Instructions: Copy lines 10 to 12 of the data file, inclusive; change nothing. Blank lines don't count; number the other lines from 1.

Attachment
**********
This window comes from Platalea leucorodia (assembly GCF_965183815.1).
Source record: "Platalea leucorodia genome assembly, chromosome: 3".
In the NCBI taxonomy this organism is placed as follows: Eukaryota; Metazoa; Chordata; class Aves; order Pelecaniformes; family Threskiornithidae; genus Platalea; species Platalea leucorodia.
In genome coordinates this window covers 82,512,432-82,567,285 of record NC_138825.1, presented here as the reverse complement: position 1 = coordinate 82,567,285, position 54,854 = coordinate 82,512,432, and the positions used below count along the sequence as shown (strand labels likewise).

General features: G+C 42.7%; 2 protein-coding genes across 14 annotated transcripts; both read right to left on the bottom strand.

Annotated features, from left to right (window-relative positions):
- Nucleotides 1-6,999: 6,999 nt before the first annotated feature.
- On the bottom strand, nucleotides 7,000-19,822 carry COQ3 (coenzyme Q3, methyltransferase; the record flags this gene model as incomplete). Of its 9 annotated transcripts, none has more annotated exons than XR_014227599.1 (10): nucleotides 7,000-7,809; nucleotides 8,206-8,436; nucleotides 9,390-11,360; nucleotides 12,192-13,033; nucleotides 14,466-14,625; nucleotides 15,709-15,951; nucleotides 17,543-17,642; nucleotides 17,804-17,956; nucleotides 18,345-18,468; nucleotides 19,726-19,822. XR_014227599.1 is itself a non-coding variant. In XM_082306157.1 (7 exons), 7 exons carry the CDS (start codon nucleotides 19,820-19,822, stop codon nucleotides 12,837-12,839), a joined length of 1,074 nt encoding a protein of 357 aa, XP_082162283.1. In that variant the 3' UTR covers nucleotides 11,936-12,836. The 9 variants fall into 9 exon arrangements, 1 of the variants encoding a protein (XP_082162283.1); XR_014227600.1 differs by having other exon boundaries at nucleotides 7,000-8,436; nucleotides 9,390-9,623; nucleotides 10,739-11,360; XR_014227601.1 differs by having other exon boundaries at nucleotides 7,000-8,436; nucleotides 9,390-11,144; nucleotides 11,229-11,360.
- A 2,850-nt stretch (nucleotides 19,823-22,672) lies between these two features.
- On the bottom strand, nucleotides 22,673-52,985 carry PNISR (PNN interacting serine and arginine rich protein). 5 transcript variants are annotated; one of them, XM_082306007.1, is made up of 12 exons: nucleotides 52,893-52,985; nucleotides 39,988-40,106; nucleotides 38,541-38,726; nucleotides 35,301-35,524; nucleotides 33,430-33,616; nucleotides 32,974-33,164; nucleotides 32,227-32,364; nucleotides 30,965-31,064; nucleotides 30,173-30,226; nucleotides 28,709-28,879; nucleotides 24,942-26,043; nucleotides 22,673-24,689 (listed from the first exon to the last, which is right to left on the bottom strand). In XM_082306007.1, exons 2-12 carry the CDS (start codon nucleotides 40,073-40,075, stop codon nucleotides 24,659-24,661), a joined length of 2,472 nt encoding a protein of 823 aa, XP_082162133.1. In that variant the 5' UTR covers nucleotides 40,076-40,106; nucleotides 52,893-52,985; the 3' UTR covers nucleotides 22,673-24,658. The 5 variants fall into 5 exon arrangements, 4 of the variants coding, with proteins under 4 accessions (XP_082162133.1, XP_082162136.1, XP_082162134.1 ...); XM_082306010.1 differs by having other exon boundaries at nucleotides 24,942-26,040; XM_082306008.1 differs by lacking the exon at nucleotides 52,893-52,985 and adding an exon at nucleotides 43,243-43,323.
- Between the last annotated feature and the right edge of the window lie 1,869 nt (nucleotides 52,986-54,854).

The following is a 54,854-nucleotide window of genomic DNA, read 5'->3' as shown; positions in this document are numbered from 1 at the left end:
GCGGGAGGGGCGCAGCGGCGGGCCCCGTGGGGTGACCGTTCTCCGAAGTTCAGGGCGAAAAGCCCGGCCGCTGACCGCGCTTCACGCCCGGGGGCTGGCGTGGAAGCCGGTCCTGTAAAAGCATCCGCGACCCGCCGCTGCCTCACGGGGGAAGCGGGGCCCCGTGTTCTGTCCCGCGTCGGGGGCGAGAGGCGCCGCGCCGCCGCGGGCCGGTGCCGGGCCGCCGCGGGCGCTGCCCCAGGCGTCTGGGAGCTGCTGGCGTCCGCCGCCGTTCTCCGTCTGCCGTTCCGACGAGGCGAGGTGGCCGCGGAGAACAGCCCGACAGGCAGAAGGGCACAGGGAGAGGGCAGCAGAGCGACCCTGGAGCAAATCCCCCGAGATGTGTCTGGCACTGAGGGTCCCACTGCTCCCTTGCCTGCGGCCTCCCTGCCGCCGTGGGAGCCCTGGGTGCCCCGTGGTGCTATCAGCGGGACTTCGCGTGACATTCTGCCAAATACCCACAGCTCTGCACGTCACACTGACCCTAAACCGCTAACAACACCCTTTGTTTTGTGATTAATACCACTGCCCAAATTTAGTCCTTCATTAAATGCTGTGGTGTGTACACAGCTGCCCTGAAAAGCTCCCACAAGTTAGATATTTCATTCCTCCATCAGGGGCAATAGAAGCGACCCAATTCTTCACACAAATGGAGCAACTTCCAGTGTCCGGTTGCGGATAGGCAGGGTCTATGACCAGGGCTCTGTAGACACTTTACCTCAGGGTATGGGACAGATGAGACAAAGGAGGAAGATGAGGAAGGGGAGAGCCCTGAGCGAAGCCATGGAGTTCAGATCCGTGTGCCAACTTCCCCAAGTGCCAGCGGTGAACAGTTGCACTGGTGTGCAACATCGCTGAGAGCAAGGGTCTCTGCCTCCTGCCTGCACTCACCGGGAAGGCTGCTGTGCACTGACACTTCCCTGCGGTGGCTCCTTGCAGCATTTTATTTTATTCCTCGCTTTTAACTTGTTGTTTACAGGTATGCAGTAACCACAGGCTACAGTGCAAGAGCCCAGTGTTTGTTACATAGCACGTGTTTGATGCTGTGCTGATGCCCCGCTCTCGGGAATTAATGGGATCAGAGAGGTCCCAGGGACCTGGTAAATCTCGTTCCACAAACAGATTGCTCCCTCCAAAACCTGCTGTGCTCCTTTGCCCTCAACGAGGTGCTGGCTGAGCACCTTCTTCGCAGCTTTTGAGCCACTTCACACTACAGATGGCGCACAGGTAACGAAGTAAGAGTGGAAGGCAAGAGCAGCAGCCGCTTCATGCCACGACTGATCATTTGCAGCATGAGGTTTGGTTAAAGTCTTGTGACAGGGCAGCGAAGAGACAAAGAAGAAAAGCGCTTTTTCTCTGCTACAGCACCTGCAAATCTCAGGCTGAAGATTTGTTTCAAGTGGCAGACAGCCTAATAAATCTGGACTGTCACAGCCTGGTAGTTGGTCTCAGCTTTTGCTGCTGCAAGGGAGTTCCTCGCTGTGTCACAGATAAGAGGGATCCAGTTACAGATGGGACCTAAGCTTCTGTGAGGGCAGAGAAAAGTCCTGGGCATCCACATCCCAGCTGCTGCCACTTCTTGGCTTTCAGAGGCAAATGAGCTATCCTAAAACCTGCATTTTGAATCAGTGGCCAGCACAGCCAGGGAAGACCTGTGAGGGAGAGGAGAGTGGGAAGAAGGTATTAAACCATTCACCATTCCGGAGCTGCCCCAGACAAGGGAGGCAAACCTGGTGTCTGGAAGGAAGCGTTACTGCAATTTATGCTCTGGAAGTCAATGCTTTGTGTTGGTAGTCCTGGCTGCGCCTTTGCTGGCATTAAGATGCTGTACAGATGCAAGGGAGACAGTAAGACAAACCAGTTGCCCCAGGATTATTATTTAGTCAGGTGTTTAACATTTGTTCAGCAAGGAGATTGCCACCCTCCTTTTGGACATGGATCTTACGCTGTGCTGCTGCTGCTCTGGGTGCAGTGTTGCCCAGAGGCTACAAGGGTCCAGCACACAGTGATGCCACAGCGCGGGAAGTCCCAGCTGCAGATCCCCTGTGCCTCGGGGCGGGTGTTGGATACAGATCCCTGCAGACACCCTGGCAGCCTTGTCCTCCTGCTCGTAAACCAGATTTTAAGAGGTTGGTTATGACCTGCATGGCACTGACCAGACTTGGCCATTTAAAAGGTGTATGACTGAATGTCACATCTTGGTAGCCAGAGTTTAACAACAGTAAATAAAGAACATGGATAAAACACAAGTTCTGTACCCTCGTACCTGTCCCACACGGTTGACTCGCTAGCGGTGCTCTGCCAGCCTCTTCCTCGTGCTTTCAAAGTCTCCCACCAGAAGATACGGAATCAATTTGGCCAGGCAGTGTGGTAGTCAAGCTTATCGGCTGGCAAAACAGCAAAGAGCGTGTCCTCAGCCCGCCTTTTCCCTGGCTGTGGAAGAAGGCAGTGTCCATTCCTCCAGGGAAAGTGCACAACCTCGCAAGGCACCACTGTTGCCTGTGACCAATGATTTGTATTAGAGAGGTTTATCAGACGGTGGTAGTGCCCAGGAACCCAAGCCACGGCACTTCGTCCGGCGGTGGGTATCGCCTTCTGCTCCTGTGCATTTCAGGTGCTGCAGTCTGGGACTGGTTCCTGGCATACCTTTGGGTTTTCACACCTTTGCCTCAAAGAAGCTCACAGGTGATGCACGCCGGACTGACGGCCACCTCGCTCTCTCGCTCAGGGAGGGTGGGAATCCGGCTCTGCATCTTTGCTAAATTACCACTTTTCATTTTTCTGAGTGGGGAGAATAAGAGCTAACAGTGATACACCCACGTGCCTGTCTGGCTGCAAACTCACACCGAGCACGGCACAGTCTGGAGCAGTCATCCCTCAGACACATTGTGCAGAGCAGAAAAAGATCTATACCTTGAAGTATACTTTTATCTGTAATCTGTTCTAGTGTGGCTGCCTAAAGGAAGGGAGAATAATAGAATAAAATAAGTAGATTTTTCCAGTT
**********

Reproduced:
- On the bottom strand, nucleotides 22,673-52,985 carry PNISR (PNN interacting serine and arginine rich protein). 5 transcript variants are annotated; one of them, XM_082306007.1, is made up of 12 exons: nucleotides 52,893-52,985; nucleotides 39,988-40,106; nucleotides 38,541-38,726; nucleotides 35,301-35,524; nucleotides 33,430-33,616; nucleotides 32,974-33,164; nucleotides 32,227-32,364; nucleotides 30,965-31,064; nucleotides 30,173-30,226; nucleotides 28,709-28,879; nucleotides 24,942-26,043; nucleotides 22,673-24,689 (listed from the first exon to the last, which is right to left on the bottom strand). In XM_082306007.1, exons 2-12 carry the CDS (start codon nucleotides 40,073-40,075, stop codon nucleotides 24,659-24,661), a joined length of 2,472 nt encoding a protein of 823 aa, XP_082162133.1. In that variant the 5' UTR covers nucleotides 40,076-40,106; nucleotides 52,893-52,985; the 3' UTR covers nucleotides 22,673-24,658. The 5 variants fall into 5 exon arrangements, 4 of the variants coding, with proteins under 4 accessions (XP_082162133.1, XP_082162136.1, XP_082162134.1 ...); XM_082306010.1 differs by having other exon boundaries at nucleotides 24,942-26,040; XM_082306008.1 differs by lacking the exon at nucleotides 52,893-52,985 and adding an exon at nucleotides 43,243-43,323.
- Between the last annotated feature and the right edge of the window lie 1,869 nt (nucleotides 52,986-54,854).

The following is a 54,854-nucleotide window of genomic DNA, read 5'->3' as shown; positions in this document are numbered from 1 at the left end: